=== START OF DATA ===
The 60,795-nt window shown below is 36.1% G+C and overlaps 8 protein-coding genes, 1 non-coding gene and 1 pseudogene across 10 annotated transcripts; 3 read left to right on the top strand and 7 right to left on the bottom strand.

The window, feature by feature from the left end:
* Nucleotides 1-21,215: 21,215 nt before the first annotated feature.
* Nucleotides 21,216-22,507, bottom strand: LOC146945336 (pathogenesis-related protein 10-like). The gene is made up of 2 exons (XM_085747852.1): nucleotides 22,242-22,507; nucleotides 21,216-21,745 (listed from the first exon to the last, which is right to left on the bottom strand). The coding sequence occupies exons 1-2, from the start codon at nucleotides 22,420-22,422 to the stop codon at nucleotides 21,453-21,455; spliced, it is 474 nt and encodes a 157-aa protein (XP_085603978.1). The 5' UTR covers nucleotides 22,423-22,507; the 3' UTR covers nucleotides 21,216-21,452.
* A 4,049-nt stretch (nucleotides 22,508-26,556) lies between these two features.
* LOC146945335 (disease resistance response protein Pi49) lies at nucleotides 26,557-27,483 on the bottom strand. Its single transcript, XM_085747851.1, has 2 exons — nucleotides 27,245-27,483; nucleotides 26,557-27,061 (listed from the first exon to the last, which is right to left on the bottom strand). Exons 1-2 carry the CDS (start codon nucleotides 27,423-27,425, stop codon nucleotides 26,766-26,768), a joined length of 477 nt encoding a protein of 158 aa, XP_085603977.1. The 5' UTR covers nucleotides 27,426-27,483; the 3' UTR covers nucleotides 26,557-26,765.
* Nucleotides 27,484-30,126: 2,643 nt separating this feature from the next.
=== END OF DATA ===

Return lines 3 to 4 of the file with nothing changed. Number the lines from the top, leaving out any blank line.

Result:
* Nucleotides 1-21,215: 21,215 nt before the first annotated feature.
* Nucleotides 21,216-22,507, bottom strand: LOC146945336 (pathogenesis-related protein 10-like). The gene is made up of 2 exons (XM_085747852.1): nucleotides 22,242-22,507; nucleotides 21,216-21,745 (listed from the first exon to the last, which is right to left on the bottom strand). The coding sequence occupies exons 1-2, from the start codon at nucleotides 22,420-22,422 to the stop codon at nucleotides 21,453-21,455; spliced, it is 474 nt and encodes a 157-aa protein (XP_085603978.1). The 5' UTR covers nucleotides 22,423-22,507; the 3' UTR covers nucleotides 21,216-21,452.